This episode one review is spoiler-free.
1.1 Lyra’s Jordan
Current wisdom teaches that the age of family home viewing is over; parents and kids no longer crowd around the TV in a tumble of wet-from-the-bath hair, pyjamas and shushing. Instead, they’re dispersed around the home and plugged into separate devices.
That may be largely so, but it’s not the whole picture. In 2017, Ofcom reported that 70% of UK families still watch a shared TV programme at least once a week. If you’re among them and open to suggestion, then from Sunday the 3rd of November, make it this one.
In terms of family viewing, His Dark Materials is the real thing: as Douglas Adams might have said, it’s both complicated enough for children and simple enough for adults. Its richly constructed fantasy world is magical without being cutesy. There’s no wise-cracking sidekick or sickly sweetness. Fear, frustration and a sense of never knowing quite who or what you can trust – things that kids know all about – are woven thrillingly into the adventure.
Episode one is wise enough to know that the childish exuberance of escaping, exploring and trespassing is exciting at any age. It’s also clever enough to ground its scares not in fantasy monsters, but the shadowy unknowable world of grown-ups operating with hidden agendas.
The adventure starts, as the opening scene explains, in a world “both like, and unlike, your own.” The city of Oxford (where much of this episode’s filming took place) exists but its rivers are peopled by water travellers the Gyptians, and its rooftops adorned with animal statues instead of stone gargoyles. These don’t represent true animals, but daemons, the talking, moving human soul in creature form that accompanies each living person in this world.
While an adult’s daemon is fixed as one animal, children’s daemons swap between forms until puberty. This information is quickly passed on and takes only a little getting used to (there are moments in episode one when a voice seems to be speaking from nowhere until you jolt and remind yourself you’re listening to the words of a computer-generated stoat or snow leopard.) It’s all established with a minimum of fuss, lending a matter-of-factness to the magic of the world that makes it feel satisfyingly lived-in. There will no doubt be questions at home about how it all works, but asking questions is very much the point of this story. Trust these creators, they clearly have all the details worked out.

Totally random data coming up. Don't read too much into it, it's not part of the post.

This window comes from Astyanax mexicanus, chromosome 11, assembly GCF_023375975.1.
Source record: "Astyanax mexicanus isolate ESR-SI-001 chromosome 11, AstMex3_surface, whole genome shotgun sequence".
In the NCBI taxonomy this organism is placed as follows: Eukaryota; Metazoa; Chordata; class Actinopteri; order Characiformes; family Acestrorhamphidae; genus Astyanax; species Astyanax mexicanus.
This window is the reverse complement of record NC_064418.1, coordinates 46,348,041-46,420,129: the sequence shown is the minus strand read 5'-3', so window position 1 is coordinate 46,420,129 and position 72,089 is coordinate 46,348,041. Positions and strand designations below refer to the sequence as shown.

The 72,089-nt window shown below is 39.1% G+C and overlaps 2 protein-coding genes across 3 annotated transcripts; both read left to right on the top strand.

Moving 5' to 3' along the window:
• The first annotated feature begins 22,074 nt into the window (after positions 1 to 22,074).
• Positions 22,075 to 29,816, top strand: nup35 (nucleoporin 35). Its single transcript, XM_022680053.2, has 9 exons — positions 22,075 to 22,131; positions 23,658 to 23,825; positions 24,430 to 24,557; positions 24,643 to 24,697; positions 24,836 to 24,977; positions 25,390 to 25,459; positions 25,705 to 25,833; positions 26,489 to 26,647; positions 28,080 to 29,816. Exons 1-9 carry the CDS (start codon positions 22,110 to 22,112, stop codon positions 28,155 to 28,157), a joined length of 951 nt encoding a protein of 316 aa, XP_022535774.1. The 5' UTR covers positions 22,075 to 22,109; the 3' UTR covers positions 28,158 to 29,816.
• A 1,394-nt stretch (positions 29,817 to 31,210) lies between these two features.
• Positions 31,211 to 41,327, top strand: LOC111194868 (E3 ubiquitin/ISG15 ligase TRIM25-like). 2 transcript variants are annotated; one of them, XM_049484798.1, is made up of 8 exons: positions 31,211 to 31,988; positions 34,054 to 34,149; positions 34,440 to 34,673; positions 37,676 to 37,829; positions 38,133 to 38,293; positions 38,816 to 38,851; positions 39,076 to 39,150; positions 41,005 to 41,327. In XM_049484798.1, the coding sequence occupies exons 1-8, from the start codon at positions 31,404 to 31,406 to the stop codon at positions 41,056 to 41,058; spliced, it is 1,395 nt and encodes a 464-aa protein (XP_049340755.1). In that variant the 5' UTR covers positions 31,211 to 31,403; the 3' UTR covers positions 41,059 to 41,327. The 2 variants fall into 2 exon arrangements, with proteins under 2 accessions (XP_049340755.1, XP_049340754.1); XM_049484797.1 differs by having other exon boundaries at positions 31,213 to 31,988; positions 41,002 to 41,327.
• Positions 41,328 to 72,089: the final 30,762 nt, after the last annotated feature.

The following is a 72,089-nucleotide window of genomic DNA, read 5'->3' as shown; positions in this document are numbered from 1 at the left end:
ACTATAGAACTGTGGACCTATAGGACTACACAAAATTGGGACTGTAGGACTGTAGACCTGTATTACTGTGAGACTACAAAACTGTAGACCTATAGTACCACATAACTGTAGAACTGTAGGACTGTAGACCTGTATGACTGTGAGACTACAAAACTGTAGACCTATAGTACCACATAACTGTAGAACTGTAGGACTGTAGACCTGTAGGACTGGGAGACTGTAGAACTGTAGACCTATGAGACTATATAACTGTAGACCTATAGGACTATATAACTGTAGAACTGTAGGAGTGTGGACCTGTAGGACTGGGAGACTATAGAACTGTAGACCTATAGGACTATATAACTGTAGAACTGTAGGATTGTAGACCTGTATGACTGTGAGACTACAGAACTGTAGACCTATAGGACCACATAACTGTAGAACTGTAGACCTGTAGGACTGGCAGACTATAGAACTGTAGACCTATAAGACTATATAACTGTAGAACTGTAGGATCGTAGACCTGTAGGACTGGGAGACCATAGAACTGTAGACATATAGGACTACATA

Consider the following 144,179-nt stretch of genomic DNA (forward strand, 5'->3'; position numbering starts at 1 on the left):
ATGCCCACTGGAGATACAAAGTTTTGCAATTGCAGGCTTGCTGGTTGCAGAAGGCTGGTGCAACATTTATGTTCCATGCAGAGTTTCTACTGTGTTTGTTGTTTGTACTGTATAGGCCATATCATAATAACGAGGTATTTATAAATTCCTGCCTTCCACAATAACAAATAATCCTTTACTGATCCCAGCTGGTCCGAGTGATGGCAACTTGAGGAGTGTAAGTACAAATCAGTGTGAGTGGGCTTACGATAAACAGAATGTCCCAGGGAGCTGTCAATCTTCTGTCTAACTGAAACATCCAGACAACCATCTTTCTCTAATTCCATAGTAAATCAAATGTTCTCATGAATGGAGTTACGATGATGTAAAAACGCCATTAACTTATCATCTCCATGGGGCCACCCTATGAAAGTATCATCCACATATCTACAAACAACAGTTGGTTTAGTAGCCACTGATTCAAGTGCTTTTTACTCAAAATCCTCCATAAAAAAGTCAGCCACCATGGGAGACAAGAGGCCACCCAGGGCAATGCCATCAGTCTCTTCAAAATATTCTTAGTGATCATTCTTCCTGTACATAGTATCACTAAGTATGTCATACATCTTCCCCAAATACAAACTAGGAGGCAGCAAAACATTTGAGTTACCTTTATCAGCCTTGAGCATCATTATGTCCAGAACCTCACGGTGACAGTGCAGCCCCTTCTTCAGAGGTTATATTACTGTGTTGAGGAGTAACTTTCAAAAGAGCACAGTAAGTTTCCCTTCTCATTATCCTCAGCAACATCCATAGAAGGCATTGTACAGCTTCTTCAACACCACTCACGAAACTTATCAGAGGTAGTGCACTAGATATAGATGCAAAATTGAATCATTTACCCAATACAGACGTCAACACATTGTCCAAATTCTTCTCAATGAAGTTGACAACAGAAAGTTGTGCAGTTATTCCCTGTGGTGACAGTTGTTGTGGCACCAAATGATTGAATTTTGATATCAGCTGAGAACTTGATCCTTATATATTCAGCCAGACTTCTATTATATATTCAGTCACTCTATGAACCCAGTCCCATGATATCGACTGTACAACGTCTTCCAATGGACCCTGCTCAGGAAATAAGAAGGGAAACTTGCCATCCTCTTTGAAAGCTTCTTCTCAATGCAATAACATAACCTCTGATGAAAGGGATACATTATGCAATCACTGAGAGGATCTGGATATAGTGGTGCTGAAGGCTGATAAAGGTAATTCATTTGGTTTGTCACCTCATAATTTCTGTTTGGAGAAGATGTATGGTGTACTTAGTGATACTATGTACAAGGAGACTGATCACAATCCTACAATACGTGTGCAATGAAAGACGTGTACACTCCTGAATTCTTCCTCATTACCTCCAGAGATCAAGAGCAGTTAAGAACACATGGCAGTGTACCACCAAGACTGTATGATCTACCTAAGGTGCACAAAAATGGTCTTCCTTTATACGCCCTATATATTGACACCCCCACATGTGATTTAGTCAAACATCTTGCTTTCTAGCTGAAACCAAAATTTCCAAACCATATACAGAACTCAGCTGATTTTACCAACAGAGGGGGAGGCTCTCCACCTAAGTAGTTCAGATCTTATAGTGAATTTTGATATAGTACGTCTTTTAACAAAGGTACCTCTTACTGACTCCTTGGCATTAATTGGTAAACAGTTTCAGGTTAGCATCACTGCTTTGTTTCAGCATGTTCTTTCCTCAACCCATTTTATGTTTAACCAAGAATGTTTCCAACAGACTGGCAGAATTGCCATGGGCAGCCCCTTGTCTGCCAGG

The original Creator, or Almighty as he would doubtless not want to be known is Philip Pullman, writer of the original book trilogy published between 1995 and 2000 (Northern Lights, The Subtle Knife and The Amber Spyglass). His work has been faithfully adapted here by screenwriter Jack Thorne (The Virtues, This Is England, Harry Potter And The Cursed Child, The Fades) and director Tom Hooper (The King’s Speech, Les Miserables, Cats). The British production company is Bad Wolf, led by Jane Tranter and Julie Gardner, the two producers behind the 2005 revival of Doctor Who. In other words, it’s been brought to life by a tribe of experienced storytellers.
The story is, as many are in the fantasy genre, about a child, a prophecy, a magical talisman, an all-powerful ruling organisation and a long, dangerous journey. Its engagement with theological and philosophical debate is what distinguishes it from the crowd (dodged by the 2007 feature film adaptation, which watered down Pullman’s criticism of theocracy). It’s been described as an inverted retelling of Milton’s Paradise Lost, from where the title is drawn.
This version also stands out for its casting, which is so far faultless. Dafne Keen, recognisable from 2017 X-Men film Logan, plays main character Lyra with wilfulness and spark. James McAvoy is terrific as her Byronic uncle Lord Asriel, while you’d call Ruth Wilson a revelation as the glamorous and mysterious Mrs Coulter if she weren’t always this watchable.
While the Harry Potter phenomenon proves it can hit big in cinema, British fantasy on TV has struggled to find a foothold of late. ITV’s Dr Jekyll And Mr Hyde sank without a trace. The success of Merlin wasn’t matched by its successor Atlantis. Peter Harness’ Jonathan Strange And Mr Norrell, a jewel of an adaptation, was tossed away in the summer of 2015, when it should have been set, just as this has been, against a dark and wintry backdrop.
As right for cold Sunday evenings as buttered crumpets and lashing rain, His Dark Materials’ arrival has been timed to perfection. One episode a week from the start to the finale will take you all the way up until the 22nd of December, after which the wait begins for the already-filmed second series. At least one more is planned, to complete the adaptation of the novel trilogy, and a second trilogy set in the same universe is currently mid-publication, so if enough of us climb aboard, who knows where this fantastic journey might take us.
His Dark Materials starts on Sunday the 3rd of November on BBC One.
Read about the new TV dramas coming to the BBC, ITV and streaming services here.